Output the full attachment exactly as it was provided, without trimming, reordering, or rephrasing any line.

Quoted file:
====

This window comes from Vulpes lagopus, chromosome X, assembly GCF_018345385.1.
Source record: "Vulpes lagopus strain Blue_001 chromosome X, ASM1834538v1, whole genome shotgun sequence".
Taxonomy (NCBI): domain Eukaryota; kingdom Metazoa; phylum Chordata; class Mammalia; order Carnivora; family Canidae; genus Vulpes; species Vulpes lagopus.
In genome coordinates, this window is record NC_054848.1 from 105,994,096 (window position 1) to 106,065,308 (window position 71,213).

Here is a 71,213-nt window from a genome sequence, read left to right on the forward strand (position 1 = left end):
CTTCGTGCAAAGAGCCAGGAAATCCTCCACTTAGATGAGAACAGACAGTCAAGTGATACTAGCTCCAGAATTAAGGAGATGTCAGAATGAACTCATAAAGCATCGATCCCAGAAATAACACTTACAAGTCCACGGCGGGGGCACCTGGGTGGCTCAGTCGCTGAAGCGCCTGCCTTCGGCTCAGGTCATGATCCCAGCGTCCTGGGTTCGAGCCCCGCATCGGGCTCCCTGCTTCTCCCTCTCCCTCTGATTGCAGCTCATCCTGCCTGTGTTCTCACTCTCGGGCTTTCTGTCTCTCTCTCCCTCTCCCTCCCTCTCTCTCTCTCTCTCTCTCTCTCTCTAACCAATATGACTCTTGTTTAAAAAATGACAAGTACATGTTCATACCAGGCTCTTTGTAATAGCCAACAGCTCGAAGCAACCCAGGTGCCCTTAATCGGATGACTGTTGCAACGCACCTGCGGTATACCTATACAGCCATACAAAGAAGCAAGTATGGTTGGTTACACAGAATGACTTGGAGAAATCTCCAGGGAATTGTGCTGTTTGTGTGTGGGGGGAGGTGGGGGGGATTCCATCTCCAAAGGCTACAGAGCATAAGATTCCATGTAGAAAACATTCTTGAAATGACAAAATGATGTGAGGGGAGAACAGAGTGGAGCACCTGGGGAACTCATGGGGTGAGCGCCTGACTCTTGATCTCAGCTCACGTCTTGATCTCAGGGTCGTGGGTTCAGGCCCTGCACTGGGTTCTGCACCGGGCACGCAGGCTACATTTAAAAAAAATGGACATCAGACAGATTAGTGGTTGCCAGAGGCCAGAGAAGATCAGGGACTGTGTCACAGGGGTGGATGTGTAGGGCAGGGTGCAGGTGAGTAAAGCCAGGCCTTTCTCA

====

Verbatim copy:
This window comes from Vulpes lagopus, chromosome X, assembly GCF_018345385.1.
Source record: "Vulpes lagopus strain Blue_001 chromosome X, ASM1834538v1, whole genome shotgun sequence".
Taxonomy (NCBI): domain Eukaryota; kingdom Metazoa; phylum Chordata; class Mammalia; order Carnivora; family Canidae; genus Vulpes; species Vulpes lagopus.
In genome coordinates, this window is record NC_054848.1 from 105,994,096 (window position 1) to 106,065,308 (window position 71,213).

Here is a 71,213-nt window from a genome sequence, read left to right on the forward strand (position 1 = left end):
CTTCGTGCAAAGAGCCAGGAAATCCTCCACTTAGATGAGAACAGACAGTCAAGTGATACTAGCTCCAGAATTAAGGAGATGTCAGAATGAACTCATAAAGCATCGATCCCAGAAATAACACTTACAAGTCCACGGCGGGGGCACCTGGGTGGCTCAGTCGCTGAAGCGCCTGCCTTCGGCTCAGGTCATGATCCCAGCGTCCTGGGTTCGAGCCCCGCATCGGGCTCCCTGCTTCTCCCTCTCCCTCTGATTGCAGCTCATCCTGCCTGTGTTCTCACTCTCGGGCTTTCTGTCTCTCTCTCCCTCTCCCTCCCTCTCTCTCTCTCTCTCTCTCTCTCTCTAACCAATATGACTCTTGTTTAAAAAATGACAAGTACATGTTCATACCAGGCTCTTTGTAATAGCCAACAGCTCGAAGCAACCCAGGTGCCCTTAATCGGATGACTGTTGCAACGCACCTGCGGTATACCTATACAGCCATACAAAGAAGCAAGTATGGTTGGTTACACAGAATGACTTGGAGAAATCTCCAGGGAATTGTGCTGTTTGTGTGTGGGGGGAGGTGGGGGGGATTCCATCTCCAAAGGCTACAGAGCATAAGATTCCATGTAGAAAACATTCTTGAAATGACAAAATGATGTGAGGGGAGAACAGAGTGGAGCACCTGGGGAACTCATGGGGTGAGCGCCTGACTCTTGATCTCAGCTCACGTCTTGATCTCAGGGTCGTGGGTTCAGGCCCTGCACTGGGTTCTGCACCGGGCACGCAGGCTACATTTAAAAAAAATGGACATCAGACAGATTAGTGGTTGCCAGAGGCCAGAGAAGATCAGGGACTGTGTCACAGGGGTGGATGTGTAGGGCAGGGTGCAGGTGAGTAAAGCCAGGCCTTTCTCA